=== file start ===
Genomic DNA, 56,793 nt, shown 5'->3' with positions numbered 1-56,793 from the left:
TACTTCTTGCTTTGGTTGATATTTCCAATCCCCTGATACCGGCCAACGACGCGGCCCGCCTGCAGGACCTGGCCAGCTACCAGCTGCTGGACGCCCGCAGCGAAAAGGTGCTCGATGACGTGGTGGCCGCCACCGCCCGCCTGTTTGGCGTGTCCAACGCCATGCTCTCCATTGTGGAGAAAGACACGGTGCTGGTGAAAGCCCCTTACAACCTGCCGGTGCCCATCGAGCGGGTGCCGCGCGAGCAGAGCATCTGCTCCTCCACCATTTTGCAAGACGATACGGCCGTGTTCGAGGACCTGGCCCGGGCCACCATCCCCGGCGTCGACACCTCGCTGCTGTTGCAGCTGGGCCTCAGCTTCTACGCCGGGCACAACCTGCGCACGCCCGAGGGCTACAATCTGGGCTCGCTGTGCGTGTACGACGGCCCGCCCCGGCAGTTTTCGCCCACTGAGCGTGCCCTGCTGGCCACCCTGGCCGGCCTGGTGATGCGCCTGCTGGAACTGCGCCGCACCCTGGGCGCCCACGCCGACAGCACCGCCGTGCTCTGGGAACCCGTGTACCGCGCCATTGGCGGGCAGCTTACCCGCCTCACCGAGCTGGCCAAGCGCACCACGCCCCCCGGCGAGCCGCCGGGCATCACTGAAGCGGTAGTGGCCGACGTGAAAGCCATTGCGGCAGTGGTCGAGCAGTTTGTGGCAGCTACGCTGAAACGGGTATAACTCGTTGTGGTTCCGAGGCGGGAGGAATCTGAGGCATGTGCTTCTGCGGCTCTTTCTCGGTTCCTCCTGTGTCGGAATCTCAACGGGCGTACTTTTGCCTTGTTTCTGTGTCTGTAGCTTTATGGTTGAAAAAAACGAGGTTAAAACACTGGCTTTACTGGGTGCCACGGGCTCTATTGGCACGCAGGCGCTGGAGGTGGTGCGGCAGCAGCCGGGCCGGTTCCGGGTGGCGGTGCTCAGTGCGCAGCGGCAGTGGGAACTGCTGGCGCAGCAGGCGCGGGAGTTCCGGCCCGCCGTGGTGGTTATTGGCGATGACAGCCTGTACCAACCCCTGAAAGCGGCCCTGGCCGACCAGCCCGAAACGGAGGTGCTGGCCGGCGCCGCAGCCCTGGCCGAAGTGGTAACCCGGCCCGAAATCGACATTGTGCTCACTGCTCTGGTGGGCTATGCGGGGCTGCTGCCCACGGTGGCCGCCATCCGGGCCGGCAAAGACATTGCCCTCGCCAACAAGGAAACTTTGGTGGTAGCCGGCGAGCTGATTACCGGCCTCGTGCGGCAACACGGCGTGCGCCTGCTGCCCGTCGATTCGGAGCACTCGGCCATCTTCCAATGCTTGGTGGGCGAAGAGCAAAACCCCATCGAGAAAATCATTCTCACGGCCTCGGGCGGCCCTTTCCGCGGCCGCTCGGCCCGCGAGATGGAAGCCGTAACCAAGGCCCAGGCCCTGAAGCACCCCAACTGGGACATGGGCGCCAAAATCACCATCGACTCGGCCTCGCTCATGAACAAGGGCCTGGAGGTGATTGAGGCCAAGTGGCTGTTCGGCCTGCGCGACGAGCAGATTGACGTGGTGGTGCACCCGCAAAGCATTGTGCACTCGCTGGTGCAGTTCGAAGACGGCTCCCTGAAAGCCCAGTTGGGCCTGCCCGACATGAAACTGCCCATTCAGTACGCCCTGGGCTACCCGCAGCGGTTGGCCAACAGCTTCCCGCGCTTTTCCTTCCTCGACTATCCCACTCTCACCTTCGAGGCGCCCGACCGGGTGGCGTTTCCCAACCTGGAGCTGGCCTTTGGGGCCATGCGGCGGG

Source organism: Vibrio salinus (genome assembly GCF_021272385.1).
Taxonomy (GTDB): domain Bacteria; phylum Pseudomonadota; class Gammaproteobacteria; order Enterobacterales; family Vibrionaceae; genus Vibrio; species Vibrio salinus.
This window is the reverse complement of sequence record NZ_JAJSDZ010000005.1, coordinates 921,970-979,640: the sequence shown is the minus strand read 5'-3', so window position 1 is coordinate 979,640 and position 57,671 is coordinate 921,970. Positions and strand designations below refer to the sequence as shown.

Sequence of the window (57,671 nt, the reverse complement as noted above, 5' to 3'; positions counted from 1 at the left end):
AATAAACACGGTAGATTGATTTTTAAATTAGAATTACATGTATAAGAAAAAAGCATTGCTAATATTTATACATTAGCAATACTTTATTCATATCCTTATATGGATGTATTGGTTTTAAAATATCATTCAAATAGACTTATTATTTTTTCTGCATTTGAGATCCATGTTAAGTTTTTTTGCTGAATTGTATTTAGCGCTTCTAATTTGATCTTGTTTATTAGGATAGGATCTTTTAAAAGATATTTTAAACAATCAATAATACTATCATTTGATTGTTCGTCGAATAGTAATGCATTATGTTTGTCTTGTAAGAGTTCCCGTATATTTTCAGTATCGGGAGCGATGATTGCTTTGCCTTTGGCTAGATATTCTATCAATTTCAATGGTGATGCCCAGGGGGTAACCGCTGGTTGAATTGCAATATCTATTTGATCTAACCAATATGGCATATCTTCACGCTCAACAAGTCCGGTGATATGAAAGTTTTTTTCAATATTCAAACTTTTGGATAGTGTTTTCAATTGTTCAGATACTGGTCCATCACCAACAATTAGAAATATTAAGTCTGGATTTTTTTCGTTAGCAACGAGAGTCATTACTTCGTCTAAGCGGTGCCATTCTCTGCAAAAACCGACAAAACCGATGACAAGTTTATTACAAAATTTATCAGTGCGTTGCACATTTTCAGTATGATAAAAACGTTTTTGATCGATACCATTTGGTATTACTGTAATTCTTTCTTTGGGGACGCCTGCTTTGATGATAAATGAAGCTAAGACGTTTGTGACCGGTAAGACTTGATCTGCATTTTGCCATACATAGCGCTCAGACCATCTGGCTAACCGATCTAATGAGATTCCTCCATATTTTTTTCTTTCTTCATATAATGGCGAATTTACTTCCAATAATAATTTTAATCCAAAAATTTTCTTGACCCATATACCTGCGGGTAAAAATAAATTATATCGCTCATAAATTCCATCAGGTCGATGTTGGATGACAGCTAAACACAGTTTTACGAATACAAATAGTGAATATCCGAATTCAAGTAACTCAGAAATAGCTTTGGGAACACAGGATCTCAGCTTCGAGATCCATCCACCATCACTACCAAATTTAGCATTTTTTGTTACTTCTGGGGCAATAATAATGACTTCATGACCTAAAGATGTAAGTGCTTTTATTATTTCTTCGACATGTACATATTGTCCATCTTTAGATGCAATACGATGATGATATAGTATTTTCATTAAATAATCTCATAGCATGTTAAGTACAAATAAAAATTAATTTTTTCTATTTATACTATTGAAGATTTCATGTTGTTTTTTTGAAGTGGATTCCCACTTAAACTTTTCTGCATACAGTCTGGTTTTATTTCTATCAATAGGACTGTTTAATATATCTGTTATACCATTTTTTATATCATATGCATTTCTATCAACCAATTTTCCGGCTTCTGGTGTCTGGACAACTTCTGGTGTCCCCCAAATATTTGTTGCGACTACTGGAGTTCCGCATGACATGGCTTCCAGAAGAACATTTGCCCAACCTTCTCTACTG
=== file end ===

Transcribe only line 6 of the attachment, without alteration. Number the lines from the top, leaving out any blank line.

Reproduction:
Sequence of the window (57,671 nt, the reverse complement as noted above, 5' to 3'; positions counted from 1 at the left end):